Museum Allows Gay Ceremonies after Lawsuit Threat

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A state-owned museum in Mississippi has reversed its ban on same-sex ceremonies after threats of a federal lawsuit.

The Mississippi Agriculture and Forestry Museum denied the application of two women who wanted to rent the facility for their commitment ceremony scheduled this Fall.

The Southern Poverty Law Center threatened to sue the state.

The state's Democrat Attorney General Jim Hood said that under state and federal law the museum should not ban the same-sex ceremony. He said that fighting the lawsuit would place the state in serious legal jeopardy.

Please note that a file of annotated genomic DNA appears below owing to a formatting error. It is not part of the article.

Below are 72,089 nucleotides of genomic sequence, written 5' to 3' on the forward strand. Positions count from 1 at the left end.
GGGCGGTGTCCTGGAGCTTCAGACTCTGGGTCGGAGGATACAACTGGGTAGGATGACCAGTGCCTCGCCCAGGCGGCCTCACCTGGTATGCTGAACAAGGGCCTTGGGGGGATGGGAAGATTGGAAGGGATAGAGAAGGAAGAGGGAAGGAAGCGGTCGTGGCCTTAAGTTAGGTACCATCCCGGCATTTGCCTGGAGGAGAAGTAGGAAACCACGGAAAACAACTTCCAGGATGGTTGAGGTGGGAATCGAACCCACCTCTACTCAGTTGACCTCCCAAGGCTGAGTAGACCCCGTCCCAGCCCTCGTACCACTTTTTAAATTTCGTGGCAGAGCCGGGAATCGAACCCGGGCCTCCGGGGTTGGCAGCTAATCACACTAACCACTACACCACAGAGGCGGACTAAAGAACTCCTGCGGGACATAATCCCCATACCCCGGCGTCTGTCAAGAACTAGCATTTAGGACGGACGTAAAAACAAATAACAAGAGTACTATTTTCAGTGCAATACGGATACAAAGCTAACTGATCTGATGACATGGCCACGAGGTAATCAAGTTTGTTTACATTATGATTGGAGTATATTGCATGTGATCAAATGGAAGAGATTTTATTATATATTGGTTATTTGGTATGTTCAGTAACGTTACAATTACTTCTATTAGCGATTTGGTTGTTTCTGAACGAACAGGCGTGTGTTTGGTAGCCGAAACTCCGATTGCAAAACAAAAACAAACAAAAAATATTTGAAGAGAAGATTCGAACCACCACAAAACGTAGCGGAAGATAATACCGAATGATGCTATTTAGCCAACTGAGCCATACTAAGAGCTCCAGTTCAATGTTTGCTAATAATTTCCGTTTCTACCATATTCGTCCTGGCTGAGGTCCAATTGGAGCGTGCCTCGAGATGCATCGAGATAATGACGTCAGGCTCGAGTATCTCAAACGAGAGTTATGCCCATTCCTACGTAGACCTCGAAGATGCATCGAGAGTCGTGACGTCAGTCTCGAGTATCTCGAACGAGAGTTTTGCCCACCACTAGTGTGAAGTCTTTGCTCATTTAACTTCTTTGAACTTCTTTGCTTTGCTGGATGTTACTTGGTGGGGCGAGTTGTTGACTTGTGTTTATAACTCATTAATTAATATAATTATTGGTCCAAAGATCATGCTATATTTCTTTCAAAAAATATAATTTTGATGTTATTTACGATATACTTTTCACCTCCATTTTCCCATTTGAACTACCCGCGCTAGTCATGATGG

But the state's Lt. Gov. Tate Reeves disagreed. He noted that Mississippi voters passed an amendment banning same-sex marriage in 2004.

"I think General Hood's legal advice is wrong. Eighty-six percent voted against the ability for same sex couples to marry in Mississippi and I think this sends the wrong message," Reeves said.

Mississippi's Republican Gov. Phil Bryant has also expressed his opposition to gay marriage, saying recently that he doesn't believe same-sex couples are "couples."

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